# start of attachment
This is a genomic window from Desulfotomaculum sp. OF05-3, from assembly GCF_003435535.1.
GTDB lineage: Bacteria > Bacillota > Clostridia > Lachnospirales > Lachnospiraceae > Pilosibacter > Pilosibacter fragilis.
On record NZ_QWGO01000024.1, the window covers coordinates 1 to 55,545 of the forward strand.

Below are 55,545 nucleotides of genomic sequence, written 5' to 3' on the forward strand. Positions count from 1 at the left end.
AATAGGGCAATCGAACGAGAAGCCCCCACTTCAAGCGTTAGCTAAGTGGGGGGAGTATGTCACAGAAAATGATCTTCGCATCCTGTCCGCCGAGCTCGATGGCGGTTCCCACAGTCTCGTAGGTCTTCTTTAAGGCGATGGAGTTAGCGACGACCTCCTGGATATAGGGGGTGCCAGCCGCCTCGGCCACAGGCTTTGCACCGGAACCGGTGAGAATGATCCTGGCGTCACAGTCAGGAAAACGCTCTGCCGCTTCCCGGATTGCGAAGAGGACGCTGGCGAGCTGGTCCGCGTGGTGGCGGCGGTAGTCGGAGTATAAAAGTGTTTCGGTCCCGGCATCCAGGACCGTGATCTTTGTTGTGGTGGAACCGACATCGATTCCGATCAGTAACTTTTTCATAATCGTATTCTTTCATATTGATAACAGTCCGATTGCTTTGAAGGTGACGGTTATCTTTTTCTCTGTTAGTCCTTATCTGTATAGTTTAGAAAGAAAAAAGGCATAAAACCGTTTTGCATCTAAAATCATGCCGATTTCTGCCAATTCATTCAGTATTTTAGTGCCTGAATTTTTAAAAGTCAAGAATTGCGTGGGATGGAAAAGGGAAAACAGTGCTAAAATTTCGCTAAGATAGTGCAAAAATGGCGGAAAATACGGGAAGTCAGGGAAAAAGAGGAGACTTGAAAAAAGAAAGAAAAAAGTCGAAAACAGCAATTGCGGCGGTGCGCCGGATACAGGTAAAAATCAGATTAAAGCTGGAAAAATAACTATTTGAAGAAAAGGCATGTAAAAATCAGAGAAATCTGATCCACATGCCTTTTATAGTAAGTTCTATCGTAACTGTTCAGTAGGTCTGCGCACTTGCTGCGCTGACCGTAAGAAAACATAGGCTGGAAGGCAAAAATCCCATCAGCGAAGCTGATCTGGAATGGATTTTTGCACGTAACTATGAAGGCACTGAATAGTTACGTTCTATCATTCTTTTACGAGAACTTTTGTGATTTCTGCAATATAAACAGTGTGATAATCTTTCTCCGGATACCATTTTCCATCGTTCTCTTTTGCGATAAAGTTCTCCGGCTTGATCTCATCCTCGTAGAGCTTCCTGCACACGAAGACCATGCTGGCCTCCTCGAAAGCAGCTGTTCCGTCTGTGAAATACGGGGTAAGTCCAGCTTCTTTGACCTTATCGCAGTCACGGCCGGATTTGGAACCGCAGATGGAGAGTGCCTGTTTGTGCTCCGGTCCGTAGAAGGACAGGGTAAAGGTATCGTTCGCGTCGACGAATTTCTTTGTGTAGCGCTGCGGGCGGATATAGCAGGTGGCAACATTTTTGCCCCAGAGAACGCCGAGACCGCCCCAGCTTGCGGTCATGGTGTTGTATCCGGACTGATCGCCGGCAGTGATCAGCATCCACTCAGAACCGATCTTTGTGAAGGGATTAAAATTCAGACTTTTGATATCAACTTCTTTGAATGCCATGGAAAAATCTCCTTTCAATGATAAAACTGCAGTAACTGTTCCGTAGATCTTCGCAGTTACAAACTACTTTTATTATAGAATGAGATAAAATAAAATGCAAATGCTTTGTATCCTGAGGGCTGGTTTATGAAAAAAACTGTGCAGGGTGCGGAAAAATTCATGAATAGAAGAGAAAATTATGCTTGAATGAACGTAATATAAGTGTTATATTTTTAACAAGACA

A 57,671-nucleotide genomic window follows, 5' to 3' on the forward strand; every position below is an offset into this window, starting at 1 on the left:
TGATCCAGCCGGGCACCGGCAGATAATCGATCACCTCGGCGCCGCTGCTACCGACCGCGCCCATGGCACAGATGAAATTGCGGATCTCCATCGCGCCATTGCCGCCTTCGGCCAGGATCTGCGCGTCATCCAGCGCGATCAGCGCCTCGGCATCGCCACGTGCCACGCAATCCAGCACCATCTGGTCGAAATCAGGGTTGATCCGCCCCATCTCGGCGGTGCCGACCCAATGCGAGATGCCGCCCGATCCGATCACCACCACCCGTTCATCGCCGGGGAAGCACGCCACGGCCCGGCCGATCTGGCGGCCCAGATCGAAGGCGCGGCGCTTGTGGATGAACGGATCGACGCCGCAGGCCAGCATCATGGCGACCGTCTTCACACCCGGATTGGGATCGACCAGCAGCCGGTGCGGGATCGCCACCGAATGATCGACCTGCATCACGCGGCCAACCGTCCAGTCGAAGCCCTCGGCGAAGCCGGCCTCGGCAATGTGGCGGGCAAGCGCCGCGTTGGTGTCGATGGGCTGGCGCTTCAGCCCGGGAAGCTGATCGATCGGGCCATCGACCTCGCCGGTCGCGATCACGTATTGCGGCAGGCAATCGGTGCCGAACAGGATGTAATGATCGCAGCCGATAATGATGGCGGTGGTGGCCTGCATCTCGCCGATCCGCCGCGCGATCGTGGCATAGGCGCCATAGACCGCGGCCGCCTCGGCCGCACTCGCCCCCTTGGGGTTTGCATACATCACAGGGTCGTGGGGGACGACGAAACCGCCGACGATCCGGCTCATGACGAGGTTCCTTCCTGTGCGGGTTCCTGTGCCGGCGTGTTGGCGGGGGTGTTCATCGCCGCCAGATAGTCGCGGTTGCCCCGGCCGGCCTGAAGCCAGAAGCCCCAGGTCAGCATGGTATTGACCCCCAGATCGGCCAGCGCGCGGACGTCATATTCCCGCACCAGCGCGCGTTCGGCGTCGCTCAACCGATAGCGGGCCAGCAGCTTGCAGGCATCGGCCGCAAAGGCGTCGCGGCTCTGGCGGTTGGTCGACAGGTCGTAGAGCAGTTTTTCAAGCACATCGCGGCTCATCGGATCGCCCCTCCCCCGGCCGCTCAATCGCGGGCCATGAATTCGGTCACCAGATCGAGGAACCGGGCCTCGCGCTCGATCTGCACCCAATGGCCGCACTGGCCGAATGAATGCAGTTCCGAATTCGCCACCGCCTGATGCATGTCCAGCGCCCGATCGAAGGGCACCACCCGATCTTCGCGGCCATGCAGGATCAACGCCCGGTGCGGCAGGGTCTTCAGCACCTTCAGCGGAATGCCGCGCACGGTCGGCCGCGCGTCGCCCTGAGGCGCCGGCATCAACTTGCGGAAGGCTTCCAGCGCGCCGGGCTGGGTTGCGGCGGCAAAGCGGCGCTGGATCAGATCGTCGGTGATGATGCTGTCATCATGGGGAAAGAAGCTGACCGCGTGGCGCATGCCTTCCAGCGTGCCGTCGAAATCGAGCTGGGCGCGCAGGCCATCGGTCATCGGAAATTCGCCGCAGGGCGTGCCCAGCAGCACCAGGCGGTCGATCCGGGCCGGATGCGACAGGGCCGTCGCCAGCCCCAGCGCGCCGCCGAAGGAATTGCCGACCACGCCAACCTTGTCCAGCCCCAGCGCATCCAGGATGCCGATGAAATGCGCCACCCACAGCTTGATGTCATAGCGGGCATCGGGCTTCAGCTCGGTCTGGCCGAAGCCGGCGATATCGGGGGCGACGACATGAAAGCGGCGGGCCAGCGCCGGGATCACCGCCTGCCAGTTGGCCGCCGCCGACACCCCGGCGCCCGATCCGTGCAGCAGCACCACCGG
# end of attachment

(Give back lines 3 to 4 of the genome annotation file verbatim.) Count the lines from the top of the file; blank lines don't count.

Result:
On record NZ_QWGO01000024.1, the window covers coordinates 1 to 55,545 of the forward strand.

Below are 55,545 nucleotides of genomic sequence, written 5' to 3' on the forward strand. Positions count from 1 at the left end.